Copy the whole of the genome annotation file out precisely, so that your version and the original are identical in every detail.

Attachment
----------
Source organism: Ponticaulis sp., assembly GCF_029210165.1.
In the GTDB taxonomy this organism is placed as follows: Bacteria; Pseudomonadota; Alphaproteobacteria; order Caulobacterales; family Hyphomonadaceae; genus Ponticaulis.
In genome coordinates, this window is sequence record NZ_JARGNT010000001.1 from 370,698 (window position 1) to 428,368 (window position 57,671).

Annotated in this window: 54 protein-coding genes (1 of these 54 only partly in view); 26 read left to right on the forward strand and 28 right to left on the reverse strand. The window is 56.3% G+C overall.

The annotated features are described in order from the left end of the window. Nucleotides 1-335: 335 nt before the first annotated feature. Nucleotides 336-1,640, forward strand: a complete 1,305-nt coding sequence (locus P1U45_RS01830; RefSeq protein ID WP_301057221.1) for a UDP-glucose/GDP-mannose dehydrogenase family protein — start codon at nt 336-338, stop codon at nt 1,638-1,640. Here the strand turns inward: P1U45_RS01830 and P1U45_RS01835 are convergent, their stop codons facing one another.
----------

Source organism: Ponticaulis sp., assembly GCF_029210165.1.
In the GTDB taxonomy this organism is placed as follows: Bacteria; Pseudomonadota; Alphaproteobacteria; order Caulobacterales; family Hyphomonadaceae; genus Ponticaulis.
In genome coordinates, this window is sequence record NZ_JARGNT010000001.1 from 370,698 (window position 1) to 428,368 (window position 57,671).

Annotated in this window: 54 protein-coding genes (1 of these 54 only partly in view); 26 read left to right on the forward strand and 28 right to left on the reverse strand. The window is 56.3% G+C overall.

The annotated features are described in order from the left end of the window. Nucleotides 1-335: 335 nt before the first annotated feature. Nucleotides 336-1,640, forward strand: a complete 1,305-nt coding sequence (locus P1U45_RS01830; RefSeq protein ID WP_301057221.1) for a UDP-glucose/GDP-mannose dehydrogenase family protein — start codon at nt 336-338, stop codon at nt 1,638-1,640. Here the strand turns inward: P1U45_RS01830 and P1U45_RS01835 are convergent, their stop codons facing one another.